Too much fun, too much work, too much studying, too much food, too much of anything – even money (though I’m sure many would like to test this one), is not advantageous to anyone. Downtime should be regarded as the balance to both necessary daily activities and extracurricular activities; not just for children, but for parents too.
The Advantages of DowntimeMulti-tasking has being touted as the wave of the future. In order to complete tasks in the finite amount of time allotted each day, adults are basically required to take on more than one project, household task, etc. simultaneously in order to make a dent in their daily to-dos. To this end, children are being taught to follow suit. In the most recent study conducted by Stanford University, it was found that most children “media multitask”, which is when various media are used simultaneously – like using the computer for homework while instant messaging, playing a video game, and texting. The study found media multitasking to be an unproductive way to complete tasks. Students were more easily distracted when media multitasking and other studies have concluded that young multitaskers, by adulthood, could be less able to focus on tasks requiring detailed concentration. Downtime should increase one's ability to focus on a single task for the length of time necessary for satisfactory completion.
In fact, working on a single task from start to completion is the optimum way to approach a project. It allows complete focus and the level of attention devoted to details typically results in a quality finished product. In an ideal world it might be feasible to label multi-tasking as an experiment, and abandon it in favor of the “old way” of doing things, but technology has made that impossible. The next best course of action may be to simply teach children to be selective about their time. Showing them (preferably by example) that it’s okay, and even enjoyable, to sit down and do nothing for several minutes/hours each day if they are able. Demonstrating the concept that a balance can be struck between being accessible to everyone, and valuing time devoted to individual pursuits can be a great gift to children.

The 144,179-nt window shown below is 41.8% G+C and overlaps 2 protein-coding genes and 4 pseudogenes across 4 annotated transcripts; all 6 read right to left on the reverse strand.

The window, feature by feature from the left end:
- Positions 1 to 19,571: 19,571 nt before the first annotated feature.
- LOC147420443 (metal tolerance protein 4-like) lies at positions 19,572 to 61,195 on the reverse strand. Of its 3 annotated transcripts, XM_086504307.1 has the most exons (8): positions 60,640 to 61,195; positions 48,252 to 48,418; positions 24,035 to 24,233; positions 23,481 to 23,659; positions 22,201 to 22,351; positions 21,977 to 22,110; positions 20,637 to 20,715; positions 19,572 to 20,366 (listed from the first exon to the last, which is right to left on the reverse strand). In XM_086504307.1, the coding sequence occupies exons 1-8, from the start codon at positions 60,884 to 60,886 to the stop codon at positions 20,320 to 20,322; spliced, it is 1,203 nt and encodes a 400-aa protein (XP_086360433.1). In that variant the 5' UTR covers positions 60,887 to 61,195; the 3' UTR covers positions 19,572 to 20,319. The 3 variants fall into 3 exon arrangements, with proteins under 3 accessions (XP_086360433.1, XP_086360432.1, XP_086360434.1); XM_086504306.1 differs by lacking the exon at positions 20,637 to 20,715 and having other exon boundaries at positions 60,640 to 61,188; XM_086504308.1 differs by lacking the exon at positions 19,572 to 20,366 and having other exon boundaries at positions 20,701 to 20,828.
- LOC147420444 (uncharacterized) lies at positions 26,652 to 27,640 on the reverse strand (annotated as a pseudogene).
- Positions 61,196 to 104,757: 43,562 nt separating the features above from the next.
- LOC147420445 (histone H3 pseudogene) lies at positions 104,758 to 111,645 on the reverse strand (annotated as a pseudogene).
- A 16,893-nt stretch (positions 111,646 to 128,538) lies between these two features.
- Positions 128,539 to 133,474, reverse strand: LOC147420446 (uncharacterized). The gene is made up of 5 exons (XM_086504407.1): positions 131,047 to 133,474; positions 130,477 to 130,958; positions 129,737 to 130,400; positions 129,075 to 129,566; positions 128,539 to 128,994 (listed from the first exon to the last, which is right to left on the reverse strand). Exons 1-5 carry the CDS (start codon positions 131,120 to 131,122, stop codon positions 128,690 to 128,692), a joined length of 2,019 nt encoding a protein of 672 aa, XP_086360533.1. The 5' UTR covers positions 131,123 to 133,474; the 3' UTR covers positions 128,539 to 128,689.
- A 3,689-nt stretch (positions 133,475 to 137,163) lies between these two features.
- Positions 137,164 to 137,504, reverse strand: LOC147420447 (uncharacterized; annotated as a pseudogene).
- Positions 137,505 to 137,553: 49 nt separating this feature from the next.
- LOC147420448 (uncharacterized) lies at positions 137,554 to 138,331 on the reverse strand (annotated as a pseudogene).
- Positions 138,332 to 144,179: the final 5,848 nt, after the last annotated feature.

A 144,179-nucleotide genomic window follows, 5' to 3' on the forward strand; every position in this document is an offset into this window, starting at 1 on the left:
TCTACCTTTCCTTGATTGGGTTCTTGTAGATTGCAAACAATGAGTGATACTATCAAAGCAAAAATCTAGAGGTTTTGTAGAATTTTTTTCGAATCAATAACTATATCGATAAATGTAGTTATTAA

Boredom is typically the precursor to rest and relaxation. In a society where so many people are dealing with insomnia and poor sleep issues, allowing a little downtime could be the answer. Doctors agree that there are several things that should not be done within a few hours of bedtime – computer use, television, video games, exercise, and anything that basically causes the brain to increase activity. With all of the stimulation bodies receive each day from work, school, technology, etc. it’s no surprise it takes the mind so long to quiet down and for sleep to come. Teach children to use downtime as a tool to help usher in a good night's sleep.